I pulled out the small table, and retrieved my writing tablet and pen. My arm felt like dead weight. It was all I could do to lift my arm and rest my wrist on the table.

I stared out the window determined to find some beauty. Gratitude welled up within me for seeing the country in a way I never had before. I continued staring out the window looking for something… anything. And then I looked up.

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It was like being in a snow globe. The sky went on forever. BIG SKY. Images of cowboys and campfires and roundups flooded my brain. The clouds were amazing.

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I saw submarines lined up. I saw a pig relaxing on its back. Go ahead, you can think I’m crazy. None of my friends saw anything other than clouds. (And do submarines even line up???)

I went a little nutty snapping pictures of clouds. And I started writing… not a whole story, just fragments.

Then the rain started, bringing contentment with it.

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The desolation frightened her a bit but the new life she was steaming towards had to be better than the one she had left behind…

What had she done? Where was the town? Her mother had told her repeatedly not to do this, but she was determined. Having grown up in the city, she hadn’t known there was this much unpopulated land. Arrgh. Then a dark-haired man strode through the rail car, his boots clomping. She caught her breath as he tipped his cowboy hat her way revealing bright blue eyes. Maybe this would be okay after all. (yeah, yeah, mostly cliché but it’s a start)

Big Sky country. Montana. I want to go back. Stay on a dude ranch. Ride horses.

North Dakota boasted the bluest sky I’ve ever seen, a sky almost as big as the Montana sky. And then I saw the rainbow. God’s promise. The sight filled me with joy.

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We traveled through a few more states, and I wrote a bit more. By the time we returned home, my batteries were about half charged. I’ll continue to seek out solitude and big nature, and I’m confident I’ll be back in my happy writing place soon.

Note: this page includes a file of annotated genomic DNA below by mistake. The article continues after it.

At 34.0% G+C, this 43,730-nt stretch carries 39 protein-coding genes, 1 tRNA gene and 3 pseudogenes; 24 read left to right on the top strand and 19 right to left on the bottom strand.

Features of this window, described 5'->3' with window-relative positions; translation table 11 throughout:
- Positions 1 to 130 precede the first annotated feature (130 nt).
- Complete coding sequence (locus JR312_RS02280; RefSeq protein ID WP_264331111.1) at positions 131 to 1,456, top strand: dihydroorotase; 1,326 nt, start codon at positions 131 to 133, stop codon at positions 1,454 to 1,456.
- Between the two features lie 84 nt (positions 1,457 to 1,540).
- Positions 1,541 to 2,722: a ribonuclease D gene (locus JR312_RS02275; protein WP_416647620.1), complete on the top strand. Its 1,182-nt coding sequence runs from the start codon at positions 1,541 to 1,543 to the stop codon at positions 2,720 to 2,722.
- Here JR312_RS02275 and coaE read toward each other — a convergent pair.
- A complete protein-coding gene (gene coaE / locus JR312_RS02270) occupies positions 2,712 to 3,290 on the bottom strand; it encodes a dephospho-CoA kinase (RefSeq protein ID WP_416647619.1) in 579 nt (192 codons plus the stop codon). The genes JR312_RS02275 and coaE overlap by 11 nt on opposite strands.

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Writing and Running

June 11, 2019

Sometimes when I’m mulling over what should happen next in a story, I go running. Getting away from my desk, running outside in the sunshine, I feel free. Free from pressure and constraints and time. Inspiration comes. Ideas flow.

I’m not a distance runner. I run 3 or 4 miles most days and I don’t go very fast. It makes me feel good and helps me stay in shape.

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When I’m lacing up my shoes to go out, I know the ideas will come. They always do. As I run out of my driveway and down my street, I praise God for the beauty of a summer day and the ability to move my limbs. I wave to the neighbors, talk to their dogs, and watch the squirrels skitter about.

I don’t think about anything except how grateful I am for what I’m doing at that moment and what I have in my life. Even on rainy days, I thank God for nourishing nature and thereby nourishing me. The cold days of winter are a little tougher, as my eyes run, my nose drips, and my throat hurts, but I know I’m clearing my mind, working my muscles, and that I’ll be sitting in front of my fireplace soon.

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Let me close this post with something I saw on Twitter. I added the “or running” part.  The only time I don’t feel like I should be doing something else, is when I’m writing… or running.